The site on which the Towner House stands was deeded to Marcus Lane and Arden H. Ballard on February 4, 1836, for a consideration of $181.37. Ballard and his wife quit their claim to the deed in April of 1837, for a consideration of $500. The rise in price on a property is usually the result of an improvement to the site, such as the construction of a house. Lane was one of the first attorneys in Washtenaw County. He was a delegate for Washtenaw County at the State Constitutional Convention in 1836. Ballard was a builder and it was he who built what is now the Ladies Literary Club House on North Washington Street and the original section of the Ballard-Breakey House on North Huron. Each was built in the Greek Revival style.

In most accounts of the Towner House, Lane is credited with the construction of the house. The date the house was built is not known, but accounts place it in about 1837. It is likely, that Lane partnered with Ballard to build the house in 1836, and once work was completed, Lane paid Ballard his fee.

“From the standpoint of architectural history,” wrote Kevin J. McDonough, in a paper dated February 7, 1982, “the Towner House is a rarity. It may possibly be the only house of post and beam barn type construction remaining in either Ypsilanti or Washtenaw County. Its' vernacular Greek Revival style, Gothic Revival porch, Michigan basement and haphazard additions make it a unique testament to the pioneer era of early Michigan. Because it stands on its' original site and foundation it is an important link in the physical evolution of the historic environment in which it is located. It's historical significance in this respect is unquestionable”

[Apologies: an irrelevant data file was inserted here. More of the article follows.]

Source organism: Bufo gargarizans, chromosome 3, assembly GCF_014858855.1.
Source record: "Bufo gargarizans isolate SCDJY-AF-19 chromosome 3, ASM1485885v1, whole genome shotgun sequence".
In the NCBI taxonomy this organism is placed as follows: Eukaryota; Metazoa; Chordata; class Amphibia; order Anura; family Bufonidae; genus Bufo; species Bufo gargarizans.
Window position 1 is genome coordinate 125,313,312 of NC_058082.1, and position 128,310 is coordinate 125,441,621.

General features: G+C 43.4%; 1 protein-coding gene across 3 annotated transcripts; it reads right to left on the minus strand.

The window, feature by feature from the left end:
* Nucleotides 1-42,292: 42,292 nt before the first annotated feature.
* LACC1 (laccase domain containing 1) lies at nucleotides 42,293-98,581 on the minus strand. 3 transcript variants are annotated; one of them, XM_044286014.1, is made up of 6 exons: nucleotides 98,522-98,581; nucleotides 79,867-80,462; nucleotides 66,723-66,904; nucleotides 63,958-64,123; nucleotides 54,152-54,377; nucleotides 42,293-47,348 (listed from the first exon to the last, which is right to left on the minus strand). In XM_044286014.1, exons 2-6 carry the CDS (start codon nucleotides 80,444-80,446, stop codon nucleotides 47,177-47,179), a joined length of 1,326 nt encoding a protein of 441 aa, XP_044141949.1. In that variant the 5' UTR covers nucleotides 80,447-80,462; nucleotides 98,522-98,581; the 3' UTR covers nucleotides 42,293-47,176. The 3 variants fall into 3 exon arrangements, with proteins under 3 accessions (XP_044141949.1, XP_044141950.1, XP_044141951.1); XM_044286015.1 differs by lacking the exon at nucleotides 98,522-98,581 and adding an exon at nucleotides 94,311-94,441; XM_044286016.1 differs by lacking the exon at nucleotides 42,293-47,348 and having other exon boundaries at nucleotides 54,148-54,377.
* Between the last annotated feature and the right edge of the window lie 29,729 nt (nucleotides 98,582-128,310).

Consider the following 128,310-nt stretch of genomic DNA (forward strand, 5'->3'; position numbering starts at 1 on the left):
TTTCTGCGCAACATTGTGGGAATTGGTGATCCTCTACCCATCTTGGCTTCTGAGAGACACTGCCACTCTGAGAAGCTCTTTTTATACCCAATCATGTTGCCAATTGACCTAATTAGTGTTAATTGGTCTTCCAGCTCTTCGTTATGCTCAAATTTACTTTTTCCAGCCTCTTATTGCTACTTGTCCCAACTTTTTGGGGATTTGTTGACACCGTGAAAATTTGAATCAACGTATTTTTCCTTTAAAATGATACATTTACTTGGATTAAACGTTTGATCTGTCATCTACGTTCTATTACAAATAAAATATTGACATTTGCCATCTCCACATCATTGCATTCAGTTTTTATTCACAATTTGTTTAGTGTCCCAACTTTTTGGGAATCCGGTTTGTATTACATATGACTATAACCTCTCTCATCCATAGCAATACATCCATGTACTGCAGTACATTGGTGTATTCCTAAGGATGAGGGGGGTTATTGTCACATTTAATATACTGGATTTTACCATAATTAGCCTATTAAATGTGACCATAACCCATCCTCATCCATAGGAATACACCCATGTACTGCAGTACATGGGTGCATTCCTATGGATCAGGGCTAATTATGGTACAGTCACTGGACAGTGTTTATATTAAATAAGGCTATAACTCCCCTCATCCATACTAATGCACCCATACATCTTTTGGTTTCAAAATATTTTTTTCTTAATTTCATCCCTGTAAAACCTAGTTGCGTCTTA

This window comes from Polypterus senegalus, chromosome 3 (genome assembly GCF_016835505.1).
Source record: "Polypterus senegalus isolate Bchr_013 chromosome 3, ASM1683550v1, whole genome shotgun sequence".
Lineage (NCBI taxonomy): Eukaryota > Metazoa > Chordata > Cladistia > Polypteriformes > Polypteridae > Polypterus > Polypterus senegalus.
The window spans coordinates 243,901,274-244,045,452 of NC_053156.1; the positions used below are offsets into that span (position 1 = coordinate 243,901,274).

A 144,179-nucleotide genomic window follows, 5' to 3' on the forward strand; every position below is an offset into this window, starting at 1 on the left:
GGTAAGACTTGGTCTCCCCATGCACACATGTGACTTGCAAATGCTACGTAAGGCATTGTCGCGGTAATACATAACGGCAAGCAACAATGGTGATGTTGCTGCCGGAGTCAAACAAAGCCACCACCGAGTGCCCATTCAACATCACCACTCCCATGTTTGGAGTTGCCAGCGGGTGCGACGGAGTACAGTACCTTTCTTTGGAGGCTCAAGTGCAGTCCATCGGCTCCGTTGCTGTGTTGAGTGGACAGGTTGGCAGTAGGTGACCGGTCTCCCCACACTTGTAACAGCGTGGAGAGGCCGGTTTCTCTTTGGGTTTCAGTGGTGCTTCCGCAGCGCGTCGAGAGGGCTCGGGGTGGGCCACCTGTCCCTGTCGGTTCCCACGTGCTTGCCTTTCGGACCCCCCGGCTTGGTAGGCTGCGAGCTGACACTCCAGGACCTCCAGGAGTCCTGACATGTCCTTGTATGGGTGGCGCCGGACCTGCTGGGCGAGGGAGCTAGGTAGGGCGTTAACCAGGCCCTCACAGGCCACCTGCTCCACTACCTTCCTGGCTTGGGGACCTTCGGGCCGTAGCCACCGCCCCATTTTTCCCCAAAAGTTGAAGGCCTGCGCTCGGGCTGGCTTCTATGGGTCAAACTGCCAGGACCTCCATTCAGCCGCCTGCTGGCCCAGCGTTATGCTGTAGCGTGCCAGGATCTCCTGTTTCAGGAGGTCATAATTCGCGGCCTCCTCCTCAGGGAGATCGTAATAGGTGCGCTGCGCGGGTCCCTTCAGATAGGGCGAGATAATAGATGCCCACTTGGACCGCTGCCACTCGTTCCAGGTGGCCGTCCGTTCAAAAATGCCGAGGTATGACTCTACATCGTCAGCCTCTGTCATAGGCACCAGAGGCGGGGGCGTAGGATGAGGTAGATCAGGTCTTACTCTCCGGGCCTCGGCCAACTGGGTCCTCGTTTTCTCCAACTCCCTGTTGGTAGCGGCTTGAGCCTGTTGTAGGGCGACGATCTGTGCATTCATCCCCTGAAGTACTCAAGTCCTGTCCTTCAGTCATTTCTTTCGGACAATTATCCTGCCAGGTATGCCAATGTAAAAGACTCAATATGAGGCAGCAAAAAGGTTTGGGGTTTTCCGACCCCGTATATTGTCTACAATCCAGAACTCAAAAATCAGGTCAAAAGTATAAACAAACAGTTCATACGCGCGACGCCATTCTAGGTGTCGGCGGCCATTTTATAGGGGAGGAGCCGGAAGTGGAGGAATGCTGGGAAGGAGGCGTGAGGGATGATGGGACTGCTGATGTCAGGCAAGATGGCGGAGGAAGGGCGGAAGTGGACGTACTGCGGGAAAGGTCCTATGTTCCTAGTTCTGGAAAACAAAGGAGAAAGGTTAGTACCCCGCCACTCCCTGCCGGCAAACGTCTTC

“The low pitched gable roof with a broken pediment and entablature serving as a base are evidence of its Greek Revival style,” notes a paper prepared by Preservation Eastern. “Adding to the significance of the house are several six-over-six double sash windows. Some of these have their original glass. Later additions to the house include an Egyptian Revival doorway and a Gothic Revival porch, demonstrating the evolution of taste and style in Ypsilanti.”

On April 4, 1840, Marcus Lane died and left his estate to his wife. As executor of the estate, he had named John Geddes. On March 2, 1842 Geddes presided over the sale of the property to the brother of Marcus, Charles. Then on April 19, 1842 Charles and his wife sold the site to William Field for $400. The property was returned to Charles one year later for a mortgage of $400.

“What occurred in the next five years is not totally clear,” wrote McDonough in his history of the Towner House, “but the property was presented by Mr. Field to John S. Worden by Warranty Deed for a consideration of $675. Two months later Mr. Worden sold the property for a profit of $25. The new owner was Lewis Morey and his wife Olive who sold the property on March 6, 1851 for a consideration of $900.”

The new owner was Nancy Spencer Towner, the widow of Ephraim Towner. Her late husband Ephraim is said to have arrived in Ypsilanti in 1835, with eight children by his first wife Anna. She had died giving birth to Norman on November 3, 1816. At Ypsilanti, Ephraim married Nancy, who had several children of her own, including Jeanette.

On May 16, 1854 Norman married Jeanette. They were step brother and step sister. For a time the couple lived in Chicago but then returned to Ypsilanti. The date of their return is uncertain, but it was most likely in the 1850's. The two lived in the house on North Huron Street, after the death of Nancy. The date of her death is not recorded.